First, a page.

coins on grave site?

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Postby Guest » 09/18/07 04:49 PM

A while back I had visited Colon,Mi. I had went to visit the Blackstones grave site and many others. When I arrived at the Blackstones headstone, I had notcied that there were coins,pennys,dimes etc... all over the head stone. Can anyone tell me what this means or why? Is this a magicians tradition or a running gag? :confused:
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Postby Kevin Connolly » 09/18/07 07:30 PM

Maybe because he was tapped out in the end?
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Postby Guest » 09/18/07 08:42 PM

Originally posted by William Reader:
A while back I had visited Colon,Mi. I had went to visit the Blackstones grave site and many others. When I arrived at the Blackstones headstone, I had notcied that there were coins,pennys,dimes etc... all over the head stone. Can anyone tell me what this means or why? Is this a magicians tradition or a running gag? :confused:
Not a magician's tradition per se, but rather seems to be a tradition in many cultures possibly going back to Roman times and possibly earlier.
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Postby Guest » 09/18/07 09:08 PM

To date, the earliest known reference to giving or placing coins on a corpse or grave comes from ancient Greece. Pausanias wrote that the coins were required as payment to Charon, the mythical "ferryman" who guides the soul across the River Styx to its final destination.

In mediaeval times and later, the practice grew to placing coins on the ground covering a buried body, for the reason sited above (to insure safe-passage for the dead, though likely not for Charon, specifically).

In Burma, during the last half-century, coins were placed in the mouths of the dead to insure the same, safe, passage. Sir James Frazer, the pioneer anthropologist, wrote a piece on the subject in the mid-19th century. You can find more information in Volume 68, Number 7, of "Folk-Lore," (March, 1957, issue).

There is some evidence, though only anecdotal, that the practice also took place in the United States during the "Old West" growth period. Some believe placing coins over the eyelids of a corpse served the same function, though, more practically, this was likely performed to keep the lids closed in rigor.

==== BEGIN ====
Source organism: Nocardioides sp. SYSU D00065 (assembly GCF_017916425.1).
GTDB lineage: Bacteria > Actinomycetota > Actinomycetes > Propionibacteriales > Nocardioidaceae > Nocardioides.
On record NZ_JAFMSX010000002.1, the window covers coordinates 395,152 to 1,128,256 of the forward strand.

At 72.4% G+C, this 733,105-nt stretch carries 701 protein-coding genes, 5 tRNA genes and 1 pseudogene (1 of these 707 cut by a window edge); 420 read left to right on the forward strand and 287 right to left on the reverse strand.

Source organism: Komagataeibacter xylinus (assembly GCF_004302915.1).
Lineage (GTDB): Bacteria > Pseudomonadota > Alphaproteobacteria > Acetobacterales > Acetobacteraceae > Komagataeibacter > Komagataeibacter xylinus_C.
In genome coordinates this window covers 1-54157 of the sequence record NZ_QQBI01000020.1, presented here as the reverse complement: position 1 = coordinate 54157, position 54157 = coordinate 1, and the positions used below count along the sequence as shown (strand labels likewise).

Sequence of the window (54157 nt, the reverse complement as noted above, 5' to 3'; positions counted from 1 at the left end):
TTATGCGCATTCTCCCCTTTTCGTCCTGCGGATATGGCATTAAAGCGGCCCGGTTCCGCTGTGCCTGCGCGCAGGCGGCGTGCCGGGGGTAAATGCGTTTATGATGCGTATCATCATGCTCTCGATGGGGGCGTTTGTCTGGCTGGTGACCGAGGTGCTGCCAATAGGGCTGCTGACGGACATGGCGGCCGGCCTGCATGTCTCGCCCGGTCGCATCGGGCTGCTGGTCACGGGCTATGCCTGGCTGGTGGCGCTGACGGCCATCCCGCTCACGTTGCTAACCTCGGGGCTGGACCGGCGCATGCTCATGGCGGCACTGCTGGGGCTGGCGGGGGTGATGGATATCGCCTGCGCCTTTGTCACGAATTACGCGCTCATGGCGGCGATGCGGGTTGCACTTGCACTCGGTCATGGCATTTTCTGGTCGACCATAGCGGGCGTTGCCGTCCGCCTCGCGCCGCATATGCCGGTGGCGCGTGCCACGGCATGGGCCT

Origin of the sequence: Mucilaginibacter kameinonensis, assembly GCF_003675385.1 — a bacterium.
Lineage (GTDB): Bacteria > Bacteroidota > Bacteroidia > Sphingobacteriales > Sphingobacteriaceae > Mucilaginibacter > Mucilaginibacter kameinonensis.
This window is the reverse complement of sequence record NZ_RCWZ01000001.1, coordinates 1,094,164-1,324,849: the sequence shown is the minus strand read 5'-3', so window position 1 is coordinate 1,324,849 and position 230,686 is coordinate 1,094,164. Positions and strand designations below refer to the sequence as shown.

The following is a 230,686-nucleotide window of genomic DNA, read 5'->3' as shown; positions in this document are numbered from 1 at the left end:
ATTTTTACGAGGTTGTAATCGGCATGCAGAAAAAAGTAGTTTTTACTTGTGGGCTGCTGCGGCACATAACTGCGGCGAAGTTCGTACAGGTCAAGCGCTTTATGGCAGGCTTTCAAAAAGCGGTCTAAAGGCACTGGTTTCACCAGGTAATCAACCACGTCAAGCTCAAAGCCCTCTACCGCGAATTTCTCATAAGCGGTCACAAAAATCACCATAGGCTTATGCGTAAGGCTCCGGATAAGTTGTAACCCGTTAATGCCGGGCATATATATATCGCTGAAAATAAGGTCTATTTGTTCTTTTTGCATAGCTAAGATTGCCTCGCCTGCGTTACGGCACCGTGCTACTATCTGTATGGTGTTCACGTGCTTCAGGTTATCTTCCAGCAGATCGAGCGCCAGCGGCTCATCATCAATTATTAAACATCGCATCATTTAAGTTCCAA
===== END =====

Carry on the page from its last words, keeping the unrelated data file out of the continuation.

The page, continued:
In Jewish tradition, placing stones on the grave of person shows great respect, love and or admiration. At least as recently as the 19th Century, Jewish families also put coins in the mouth of the departed.

Cordially,

Greg Edmonds
Executive Editor, International Brotherhood of Magicians Internet Portal
Official Historian, and ex-editor, The Psychic Entertainers Association
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Postby Guest » 09/18/07 09:24 PM

I've been away from a computer for a while (the judge said "time-served" was sufficient, so here I am).

Actually, my old laptop became Genii (?), pixie, gremlin or daemon possessed. I took it to the Geek Squad three times (I purchased the unit at Best Buy, and they actually have a fair repair and replacement policy), but the lady and fellows were, ultimately, stumped.

So, I'm back, and thank Richard, once again, for providing this wonderful forum.

I'm now on an iMac, for those who might care, and learning the ropes VERY slowly.

I failed to mention, though most of you are probably already familiar with it, Sir James Frazer's seminal work, "The Golden Bough: A Study in Magic and Religion." In subsequent years, many anthropologists and social psychologists have found fault with Fraser's conclusions, but the (VERY large) text does contain fascinating information about magic, as practiced in various cultures.

Please see my note elsewhere for information requesting topic editors for the new IBM Web Portal, mentioned in my post above.

Thanks,

Greg
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